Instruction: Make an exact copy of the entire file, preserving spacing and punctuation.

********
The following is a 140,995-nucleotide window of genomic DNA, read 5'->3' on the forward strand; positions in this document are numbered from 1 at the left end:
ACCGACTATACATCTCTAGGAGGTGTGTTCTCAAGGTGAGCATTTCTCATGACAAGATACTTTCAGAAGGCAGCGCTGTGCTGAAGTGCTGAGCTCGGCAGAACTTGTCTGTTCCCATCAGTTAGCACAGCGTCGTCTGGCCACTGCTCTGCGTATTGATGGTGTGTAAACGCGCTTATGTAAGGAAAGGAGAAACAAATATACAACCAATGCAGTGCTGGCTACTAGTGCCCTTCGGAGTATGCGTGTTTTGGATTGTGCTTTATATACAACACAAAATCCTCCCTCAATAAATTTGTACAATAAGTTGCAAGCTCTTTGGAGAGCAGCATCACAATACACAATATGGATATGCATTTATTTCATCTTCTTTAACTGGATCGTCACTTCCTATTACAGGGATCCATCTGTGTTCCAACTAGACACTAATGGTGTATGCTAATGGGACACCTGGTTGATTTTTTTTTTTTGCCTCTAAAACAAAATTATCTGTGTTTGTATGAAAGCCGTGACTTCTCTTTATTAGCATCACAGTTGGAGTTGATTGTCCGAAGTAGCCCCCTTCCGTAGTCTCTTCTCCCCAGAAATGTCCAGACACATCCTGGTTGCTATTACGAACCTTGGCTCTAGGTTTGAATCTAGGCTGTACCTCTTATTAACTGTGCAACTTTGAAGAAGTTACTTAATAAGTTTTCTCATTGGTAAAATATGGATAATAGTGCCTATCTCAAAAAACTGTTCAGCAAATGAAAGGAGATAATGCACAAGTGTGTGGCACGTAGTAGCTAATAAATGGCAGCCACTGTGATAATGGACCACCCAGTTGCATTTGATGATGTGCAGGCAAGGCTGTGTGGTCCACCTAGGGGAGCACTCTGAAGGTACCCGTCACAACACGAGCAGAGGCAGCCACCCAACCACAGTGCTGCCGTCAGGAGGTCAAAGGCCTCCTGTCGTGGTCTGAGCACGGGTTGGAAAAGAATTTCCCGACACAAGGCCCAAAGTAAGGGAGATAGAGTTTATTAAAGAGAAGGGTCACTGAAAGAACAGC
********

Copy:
The following is a 140,995-nucleotide window of genomic DNA, read 5'->3' on the forward strand; positions in this document are numbered from 1 at the left end:
ACCGACTATACATCTCTAGGAGGTGTGTTCTCAAGGTGAGCATTTCTCATGACAAGATACTTTCAGAAGGCAGCGCTGTGCTGAAGTGCTGAGCTCGGCAGAACTTGTCTGTTCCCATCAGTTAGCACAGCGTCGTCTGGCCACTGCTCTGCGTATTGATGGTGTGTAAACGCGCTTATGTAAGGAAAGGAGAAACAAATATACAACCAATGCAGTGCTGGCTACTAGTGCCCTTCGGAGTATGCGTGTTTTGGATTGTGCTTTATATACAACACAAAATCCTCCCTCAATAAATTTGTACAATAAGTTGCAAGCTCTTTGGAGAGCAGCATCACAATACACAATATGGATATGCATTTATTTCATCTTCTTTAACTGGATCGTCACTTCCTATTACAGGGATCCATCTGTGTTCCAACTAGACACTAATGGTGTATGCTAATGGGACACCTGGTTGATTTTTTTTTTTTGCCTCTAAAACAAAATTATCTGTGTTTGTATGAAAGCCGTGACTTCTCTTTATTAGCATCACAGTTGGAGTTGATTGTCCGAAGTAGCCCCCTTCCGTAGTCTCTTCTCCCCAGAAATGTCCAGACACATCCTGGTTGCTATTACGAACCTTGGCTCTAGGTTTGAATCTAGGCTGTACCTCTTATTAACTGTGCAACTTTGAAGAAGTTACTTAATAAGTTTTCTCATTGGTAAAATATGGATAATAGTGCCTATCTCAAAAAACTGTTCAGCAAATGAAAGGAGATAATGCACAAGTGTGTGGCACGTAGTAGCTAATAAATGGCAGCCACTGTGATAATGGACCACCCAGTTGCATTTGATGATGTGCAGGCAAGGCTGTGTGGTCCACCTAGGGGAGCACTCTGAAGGTACCCGTCACAACACGAGCAGAGGCAGCCACCCAACCACAGTGCTGCCGTCAGGAGGTCAAAGGCCTCCTGTCGTGGTCTGAGCACGGGTTGGAAAAGAATTTCCCGACACAAGGCCCAAAGTAAGGGAGATAGAGTTTATTAAAGAGAAGGGTCACTGAAAGAACAGC